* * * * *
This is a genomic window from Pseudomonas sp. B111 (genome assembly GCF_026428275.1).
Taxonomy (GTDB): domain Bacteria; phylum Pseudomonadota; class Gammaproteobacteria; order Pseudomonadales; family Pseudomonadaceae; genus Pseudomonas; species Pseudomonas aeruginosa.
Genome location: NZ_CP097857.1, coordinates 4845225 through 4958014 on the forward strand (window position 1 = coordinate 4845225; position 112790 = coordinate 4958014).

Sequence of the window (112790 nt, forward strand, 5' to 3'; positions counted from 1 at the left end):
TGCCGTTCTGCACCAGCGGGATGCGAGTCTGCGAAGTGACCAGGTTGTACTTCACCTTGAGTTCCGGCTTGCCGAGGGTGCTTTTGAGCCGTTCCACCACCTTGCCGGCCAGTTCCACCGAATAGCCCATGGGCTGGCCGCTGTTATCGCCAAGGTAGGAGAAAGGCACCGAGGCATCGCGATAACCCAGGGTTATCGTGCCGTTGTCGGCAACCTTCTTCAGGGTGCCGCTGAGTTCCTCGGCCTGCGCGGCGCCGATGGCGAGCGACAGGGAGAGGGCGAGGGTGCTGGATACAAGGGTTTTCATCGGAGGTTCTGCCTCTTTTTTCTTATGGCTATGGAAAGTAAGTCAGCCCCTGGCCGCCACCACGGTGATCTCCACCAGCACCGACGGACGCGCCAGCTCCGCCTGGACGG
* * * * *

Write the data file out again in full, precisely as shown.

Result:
This is a genomic window from Pseudomonas sp. B111 (genome assembly GCF_026428275.1).
Taxonomy (GTDB): domain Bacteria; phylum Pseudomonadota; class Gammaproteobacteria; order Pseudomonadales; family Pseudomonadaceae; genus Pseudomonas; species Pseudomonas aeruginosa.
Genome location: NZ_CP097857.1, coordinates 4845225 through 4958014 on the forward strand (window position 1 = coordinate 4845225; position 112790 = coordinate 4958014).

Sequence of the window (112790 nt, forward strand, 5' to 3'; positions counted from 1 at the left end):
TGCCGTTCTGCACCAGCGGGATGCGAGTCTGCGAAGTGACCAGGTTGTACTTCACCTTGAGTTCCGGCTTGCCGAGGGTGCTTTTGAGCCGTTCCACCACCTTGCCGGCCAGTTCCACCGAATAGCCCATGGGCTGGCCGCTGTTATCGCCAAGGTAGGAGAAAGGCACCGAGGCATCGCGATAACCCAGGGTTATCGTGCCGTTGTCGGCAACCTTCTTCAGGGTGCCGCTGAGTTCCTCGGCCTGCGCGGCGCCGATGGCGAGCGACAGGGAGAGGGCGAGGGTGCTGGATACAAGGGTTTTCATCGGAGGTTCTGCCTCTTTTTTCTTATGGCTATGGAAAGTAAGTCAGCCCCTGGCCGCCACCACGGTGATCTCCACCAGCACCGACGGACGCGCCAGCTCCGCCTGGACGG